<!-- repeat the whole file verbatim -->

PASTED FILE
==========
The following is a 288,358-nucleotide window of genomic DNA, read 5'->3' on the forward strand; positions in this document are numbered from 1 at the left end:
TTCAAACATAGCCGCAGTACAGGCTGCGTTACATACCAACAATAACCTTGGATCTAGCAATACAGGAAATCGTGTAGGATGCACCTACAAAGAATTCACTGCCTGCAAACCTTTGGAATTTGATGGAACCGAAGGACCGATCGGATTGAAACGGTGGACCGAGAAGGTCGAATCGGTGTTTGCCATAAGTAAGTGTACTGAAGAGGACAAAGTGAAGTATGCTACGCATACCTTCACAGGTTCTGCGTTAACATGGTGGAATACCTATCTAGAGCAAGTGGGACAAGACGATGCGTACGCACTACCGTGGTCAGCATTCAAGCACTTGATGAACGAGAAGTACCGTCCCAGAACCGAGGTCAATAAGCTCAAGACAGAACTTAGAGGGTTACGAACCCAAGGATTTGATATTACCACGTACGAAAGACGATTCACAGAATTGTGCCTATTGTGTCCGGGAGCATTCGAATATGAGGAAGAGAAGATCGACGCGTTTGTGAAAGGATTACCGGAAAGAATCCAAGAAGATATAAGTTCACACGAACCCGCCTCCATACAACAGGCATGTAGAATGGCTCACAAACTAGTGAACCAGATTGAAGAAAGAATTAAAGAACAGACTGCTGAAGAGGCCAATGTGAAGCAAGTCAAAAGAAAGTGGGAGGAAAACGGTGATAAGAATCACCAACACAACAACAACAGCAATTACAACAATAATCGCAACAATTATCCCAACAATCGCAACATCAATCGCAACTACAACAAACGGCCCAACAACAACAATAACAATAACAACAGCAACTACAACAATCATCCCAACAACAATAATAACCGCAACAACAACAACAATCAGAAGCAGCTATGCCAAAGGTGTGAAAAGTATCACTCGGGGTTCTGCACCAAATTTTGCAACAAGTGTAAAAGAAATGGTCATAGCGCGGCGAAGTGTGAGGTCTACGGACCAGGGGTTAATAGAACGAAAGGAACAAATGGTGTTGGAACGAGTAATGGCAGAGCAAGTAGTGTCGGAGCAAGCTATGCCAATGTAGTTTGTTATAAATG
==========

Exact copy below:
The following is a 288,358-nucleotide window of genomic DNA, read 5'->3' on the forward strand; positions in this document are numbered from 1 at the left end:
TTCAAACATAGCCGCAGTACAGGCTGCGTTACATACCAACAATAACCTTGGATCTAGCAATACAGGAAATCGTGTAGGATGCACCTACAAAGAATTCACTGCCTGCAAACCTTTGGAATTTGATGGAACCGAAGGACCGATCGGATTGAAACGGTGGACCGAGAAGGTCGAATCGGTGTTTGCCATAAGTAAGTGTACTGAAGAGGACAAAGTGAAGTATGCTACGCATACCTTCACAGGTTCTGCGTTAACATGGTGGAATACCTATCTAGAGCAAGTGGGACAAGACGATGCGTACGCACTACCGTGGTCAGCATTCAAGCACTTGATGAACGAGAAGTACCGTCCCAGAACCGAGGTCAATAAGCTCAAGACAGAACTTAGAGGGTTACGAACCCAAGGATTTGATATTACCACGTACGAAAGACGATTCACAGAATTGTGCCTATTGTGTCCGGGAGCATTCGAATATGAGGAAGAGAAGATCGACGCGTTTGTGAAAGGATTACCGGAAAGAATCCAAGAAGATATAAGTTCACACGAACCCGCCTCCATACAACAGGCATGTAGAATGGCTCACAAACTAGTGAACCAGATTGAAGAAAGAATTAAAGAACAGACTGCTGAAGAGGCCAATGTGAAGCAAGTCAAAAGAAAGTGGGAGGAAAACGGTGATAAGAATCACCAACACAACAACAACAGCAATTACAACAATAATCGCAACAATTATCCCAACAATCGCAACATCAATCGCAACTACAACAAACGGCCCAACAACAACAATAACAATAACAACAGCAACTACAACAATCATCCCAACAACAATAATAACCGCAACAACAACAACAATCAGAAGCAGCTATGCCAAAGGTGTGAAAAGTATCACTCGGGGTTCTGCACCAAATTTTGCAACAAGTGTAAAAGAAATGGTCATAGCGCGGCGAAGTGTGAGGTCTACGGACCAGGGGTTAATAGAACGAAAGGAACAAATGGTGTTGGAACGAGTAATGGCAGAGCAAGTAGTGTCGGAGCAAGCTATGCCAATGTAGTTTGTTATAAATG